His Word visually."
The result of such a sentiment could have been (and often is) really dreadful
but sincere efforts; in her case, however, the sentiment is matched by work
whose ethereal design and extraordinary colors are a genuinely worshipful,
even rapturous expression of faith. They are, in a word, beautiful.
(The piece we bought will remain on display at Tyler White till a few days after
Thanksgiving; we want it on our wall during the Christmas season, so it will
only be viewable if you go to the gallery in the next few days.)
It's Christmastime, and Handel's Messiah is coming back onto cd players
throughout America. (Which is really rather odd, since the oratorio is about
the whole life of Christ, and culminates, not at Christmas, but at Easter.)
The question is, which recording of The Messiah? I've reviewed various
recordings in years past, but the search for the perfect Messiah goes on, even
for those who thought perfection had already been achieved with the Robert
This year I listened to two exceptionally good recordings, the Boston Baroque
recording conducted by Martin Pearlman, and the recording by the Musiciens
du Louvre, conducted by Minkowski.
Both of them take many of the choral numbers at tempos I had never heard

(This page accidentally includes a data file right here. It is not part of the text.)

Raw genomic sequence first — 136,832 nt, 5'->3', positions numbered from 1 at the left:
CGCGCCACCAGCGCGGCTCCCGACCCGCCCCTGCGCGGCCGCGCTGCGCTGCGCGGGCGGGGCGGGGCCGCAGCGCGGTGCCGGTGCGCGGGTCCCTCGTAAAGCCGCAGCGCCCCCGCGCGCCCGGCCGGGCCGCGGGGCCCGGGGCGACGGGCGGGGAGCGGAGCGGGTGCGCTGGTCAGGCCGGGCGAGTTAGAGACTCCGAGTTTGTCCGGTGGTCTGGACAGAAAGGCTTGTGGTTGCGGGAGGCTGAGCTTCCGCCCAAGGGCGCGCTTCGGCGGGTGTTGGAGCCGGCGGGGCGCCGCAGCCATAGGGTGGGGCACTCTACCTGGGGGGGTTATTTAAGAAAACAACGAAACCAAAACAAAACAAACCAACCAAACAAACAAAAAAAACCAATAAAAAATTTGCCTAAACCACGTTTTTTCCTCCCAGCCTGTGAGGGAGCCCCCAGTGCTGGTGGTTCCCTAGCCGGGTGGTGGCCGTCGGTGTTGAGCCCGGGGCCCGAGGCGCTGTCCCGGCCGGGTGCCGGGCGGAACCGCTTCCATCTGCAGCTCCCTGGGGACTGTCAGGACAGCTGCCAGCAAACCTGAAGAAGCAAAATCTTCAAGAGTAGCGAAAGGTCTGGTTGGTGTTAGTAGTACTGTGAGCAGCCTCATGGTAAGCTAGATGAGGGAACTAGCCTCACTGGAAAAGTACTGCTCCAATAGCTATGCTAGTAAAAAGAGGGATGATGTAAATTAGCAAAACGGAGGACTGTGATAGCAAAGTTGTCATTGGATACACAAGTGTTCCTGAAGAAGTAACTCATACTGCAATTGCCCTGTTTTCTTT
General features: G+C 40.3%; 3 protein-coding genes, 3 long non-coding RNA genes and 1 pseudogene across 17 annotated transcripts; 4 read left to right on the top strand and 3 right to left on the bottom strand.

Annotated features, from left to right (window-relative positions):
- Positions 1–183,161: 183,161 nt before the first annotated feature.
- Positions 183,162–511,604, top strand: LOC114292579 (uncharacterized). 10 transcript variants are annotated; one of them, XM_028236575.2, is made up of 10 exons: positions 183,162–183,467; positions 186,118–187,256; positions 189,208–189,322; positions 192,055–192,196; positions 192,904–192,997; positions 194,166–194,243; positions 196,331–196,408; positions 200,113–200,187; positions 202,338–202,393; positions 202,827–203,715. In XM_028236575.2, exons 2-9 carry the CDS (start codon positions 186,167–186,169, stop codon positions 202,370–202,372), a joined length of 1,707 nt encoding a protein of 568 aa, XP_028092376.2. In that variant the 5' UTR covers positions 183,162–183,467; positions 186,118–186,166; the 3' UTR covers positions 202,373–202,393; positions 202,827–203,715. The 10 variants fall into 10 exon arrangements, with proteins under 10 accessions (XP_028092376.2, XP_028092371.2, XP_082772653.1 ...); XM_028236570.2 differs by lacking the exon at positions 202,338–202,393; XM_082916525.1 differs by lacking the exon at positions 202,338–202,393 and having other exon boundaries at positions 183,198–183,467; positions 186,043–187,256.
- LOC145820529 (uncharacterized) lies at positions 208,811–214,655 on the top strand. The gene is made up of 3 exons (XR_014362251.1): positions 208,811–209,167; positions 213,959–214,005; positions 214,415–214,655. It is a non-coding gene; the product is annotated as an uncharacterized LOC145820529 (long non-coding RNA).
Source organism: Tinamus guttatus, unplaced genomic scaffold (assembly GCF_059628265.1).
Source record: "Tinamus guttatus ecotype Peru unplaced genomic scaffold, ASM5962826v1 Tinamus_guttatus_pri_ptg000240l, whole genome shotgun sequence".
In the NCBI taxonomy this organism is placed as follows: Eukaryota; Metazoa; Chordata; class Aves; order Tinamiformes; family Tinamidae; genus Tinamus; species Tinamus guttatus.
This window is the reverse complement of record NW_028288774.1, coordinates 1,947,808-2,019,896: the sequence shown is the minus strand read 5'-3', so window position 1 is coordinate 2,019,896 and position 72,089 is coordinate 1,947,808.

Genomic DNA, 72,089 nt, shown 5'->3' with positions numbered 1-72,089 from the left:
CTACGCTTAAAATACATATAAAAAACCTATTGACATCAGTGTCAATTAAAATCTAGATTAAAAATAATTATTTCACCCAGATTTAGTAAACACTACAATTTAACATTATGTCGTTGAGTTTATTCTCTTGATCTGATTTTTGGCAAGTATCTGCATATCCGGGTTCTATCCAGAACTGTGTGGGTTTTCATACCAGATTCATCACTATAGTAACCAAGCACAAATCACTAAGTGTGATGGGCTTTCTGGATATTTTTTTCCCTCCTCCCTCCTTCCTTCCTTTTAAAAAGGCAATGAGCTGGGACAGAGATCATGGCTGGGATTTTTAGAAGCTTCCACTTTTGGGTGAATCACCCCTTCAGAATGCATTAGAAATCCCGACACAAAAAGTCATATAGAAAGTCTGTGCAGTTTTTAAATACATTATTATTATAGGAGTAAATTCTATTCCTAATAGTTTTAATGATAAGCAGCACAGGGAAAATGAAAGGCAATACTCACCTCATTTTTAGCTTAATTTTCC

before. Sometimes it can be jarring, almost comically so, as when I first hear
Minkowski's version of "All They That See Him" and "He Trusted in God." The
energy of the choral number is almost frantic. But the result is that as the
cacophony of voices rises in mockery ("He trusted in God that he would deliver
him; let him deliver him, if he delight in him"), it feels like jeering and scorn. It
is also, in a word, thrilling.
And when the final phrase is taken in exaggerated staccato, it feels shockingly
new -- and absolutely right.
Both Pearlman and Minkowski take the signature choral numbers with their
fantastic and difficult runs and free them from the fetters of the slow tempos
that most choirs have thought were required in order to manage the dozens of
notes per measure.
But something surprising happens as the runs are sped up. Instead of the
normal pattern, which is to aspirate or accent each new note in the run, when
you sing them rapidly enough they become clean, clear notes, as smooth as the
glissando of a harp. The voices seem to float through the runs with perfect
accuracy but no sense of effort. Instead of feeling like work, they feel like joy.
The Minkowski is also surprising in the interpretation of "He Was Despised." A
melodramatically slow tempo offers the soloist a chance to over-act the grief of
the song. If this were a play, I would cringe; but as an oratorio, it becomes a
legitimate choice, and -- as with the fresh interpretation of "He Trusted in God"
-- it reawakens a sense of the meaning of the words.
Some of the difference between these two recordings arises from the rooms in
which they were recorded. The Musiciens du Louvre were recorded in a hall
that had a hint of echo, which added a kind of brilliance to the recording. If it
had been taken further, it would have been hard to hear because the sound
would have become muddy. The recording engineers walked the edge on this
one -- but the payoff is superb. It is the recording that best approximates a
Yet my favorite soloist in all the recordings was Karen Clift, the soprano in the
Boston Baroque performance, whose "And There Were Shepherds" is every bit
as brilliant-sounding as the choral numbers in the Minkowski -- but the
brilliance seems to come from her voice alone.